@Tom and @John
The machine I buy would have Linux on it (because that would be the choice for such a machine).
The profits therefrom will go toward whatever deployment necessary. Monies have already gone into retooling the OLPC just so that it can actually fit a really stripped down XP on it. R&D that would not be necessary.
Money has already been spent on some small OLPC rollouts with Windows on it.
If it were for a Tech college, this would not be a problem.
If it were for the computer science classes, it would be a small but arguable problem.
It is for the enablement of general teaching capability the OLPC was designed. And MS solutions want desperately to remove the interoperation necessary to cheap and effective discovery of how to do this, so that you have to buy an MS solution to solve your problem and MS profit thereby.
It will hold 100 textbooks. No need for MS for that. It will hold homework for all the years at school. No need for MS for that. It will share work. MS don't like sharing unless you share to them. OLPC is a computer because the alternative would be books that cost more to send out than they cost to make, get out of date and wear out quickly. Notebooks of paper cannot be reused. But if you use electronic books, they can be updated.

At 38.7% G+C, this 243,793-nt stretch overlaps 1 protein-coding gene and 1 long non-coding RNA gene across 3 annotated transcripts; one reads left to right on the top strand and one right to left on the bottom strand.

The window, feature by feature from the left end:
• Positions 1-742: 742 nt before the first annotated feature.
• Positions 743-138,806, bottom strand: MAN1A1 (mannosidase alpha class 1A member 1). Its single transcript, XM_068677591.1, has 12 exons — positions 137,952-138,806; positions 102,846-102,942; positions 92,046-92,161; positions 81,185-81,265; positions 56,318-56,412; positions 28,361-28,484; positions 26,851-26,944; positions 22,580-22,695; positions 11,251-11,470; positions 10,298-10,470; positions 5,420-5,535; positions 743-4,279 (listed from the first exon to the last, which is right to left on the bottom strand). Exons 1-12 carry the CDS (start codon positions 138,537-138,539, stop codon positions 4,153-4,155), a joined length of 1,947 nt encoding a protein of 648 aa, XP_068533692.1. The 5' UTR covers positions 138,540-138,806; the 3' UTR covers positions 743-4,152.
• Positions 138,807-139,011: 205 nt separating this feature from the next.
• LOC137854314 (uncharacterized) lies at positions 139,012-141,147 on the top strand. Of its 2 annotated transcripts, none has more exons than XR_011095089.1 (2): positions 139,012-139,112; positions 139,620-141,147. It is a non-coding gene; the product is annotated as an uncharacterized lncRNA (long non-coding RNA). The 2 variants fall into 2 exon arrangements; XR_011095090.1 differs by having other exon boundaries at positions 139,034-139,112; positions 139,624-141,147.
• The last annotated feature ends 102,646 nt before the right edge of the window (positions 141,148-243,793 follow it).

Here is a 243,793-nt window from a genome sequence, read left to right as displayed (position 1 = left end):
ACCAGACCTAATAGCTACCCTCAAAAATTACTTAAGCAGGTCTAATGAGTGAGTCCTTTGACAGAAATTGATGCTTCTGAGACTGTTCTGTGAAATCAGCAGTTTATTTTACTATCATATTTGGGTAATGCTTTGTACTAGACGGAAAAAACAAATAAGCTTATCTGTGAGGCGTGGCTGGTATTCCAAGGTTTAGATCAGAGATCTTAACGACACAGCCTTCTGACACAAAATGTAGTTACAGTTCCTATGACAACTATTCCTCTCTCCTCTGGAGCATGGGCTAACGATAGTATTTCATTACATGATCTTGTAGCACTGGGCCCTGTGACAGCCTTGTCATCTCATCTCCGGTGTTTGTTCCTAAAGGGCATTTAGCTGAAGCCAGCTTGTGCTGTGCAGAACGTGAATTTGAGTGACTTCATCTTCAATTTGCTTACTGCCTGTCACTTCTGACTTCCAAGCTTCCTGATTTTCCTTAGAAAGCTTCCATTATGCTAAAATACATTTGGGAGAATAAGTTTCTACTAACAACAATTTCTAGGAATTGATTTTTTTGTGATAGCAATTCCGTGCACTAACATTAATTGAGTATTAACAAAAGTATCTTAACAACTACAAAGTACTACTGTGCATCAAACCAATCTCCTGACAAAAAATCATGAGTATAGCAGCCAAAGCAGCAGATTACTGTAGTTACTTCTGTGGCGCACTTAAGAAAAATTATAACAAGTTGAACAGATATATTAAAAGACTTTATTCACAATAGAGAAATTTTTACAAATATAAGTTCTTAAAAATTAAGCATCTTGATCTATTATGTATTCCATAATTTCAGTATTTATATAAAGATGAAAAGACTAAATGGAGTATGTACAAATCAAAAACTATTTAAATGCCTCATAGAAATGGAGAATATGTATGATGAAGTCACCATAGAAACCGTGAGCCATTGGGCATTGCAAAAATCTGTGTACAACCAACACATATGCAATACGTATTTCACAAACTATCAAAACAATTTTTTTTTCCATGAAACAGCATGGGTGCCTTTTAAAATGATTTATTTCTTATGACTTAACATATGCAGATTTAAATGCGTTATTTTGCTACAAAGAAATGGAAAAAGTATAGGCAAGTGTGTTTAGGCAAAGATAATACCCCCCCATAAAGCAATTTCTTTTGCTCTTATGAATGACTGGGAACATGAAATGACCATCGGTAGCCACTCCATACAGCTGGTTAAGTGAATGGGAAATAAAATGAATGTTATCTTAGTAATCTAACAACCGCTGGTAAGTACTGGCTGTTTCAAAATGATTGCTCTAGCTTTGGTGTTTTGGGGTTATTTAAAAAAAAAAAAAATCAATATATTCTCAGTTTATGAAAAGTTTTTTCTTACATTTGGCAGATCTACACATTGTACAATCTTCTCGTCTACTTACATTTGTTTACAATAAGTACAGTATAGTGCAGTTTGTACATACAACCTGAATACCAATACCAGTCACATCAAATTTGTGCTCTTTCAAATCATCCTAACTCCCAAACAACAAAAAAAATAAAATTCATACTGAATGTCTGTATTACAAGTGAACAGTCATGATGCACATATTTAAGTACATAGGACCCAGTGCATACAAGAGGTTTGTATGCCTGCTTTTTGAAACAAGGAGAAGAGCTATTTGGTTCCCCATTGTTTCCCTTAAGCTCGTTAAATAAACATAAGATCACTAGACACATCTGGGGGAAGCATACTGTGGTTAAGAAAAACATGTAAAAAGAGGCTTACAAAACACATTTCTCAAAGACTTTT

OLPC is not a computer. It is a learning device. You don't buy your type and spell from MS. And that it doesn't use the MS UI or produce MS Office documents doesn't mean your kids educational toy is worthless.
But politics and pressure has been put to bear on ensuring that if there's a new market for computing devices, MS MUST be part of it.
And I don't want my money used to help a company that can sell to the third world as it sells to the first, without having to shoehorn itself into a system it is completely unsuitable for.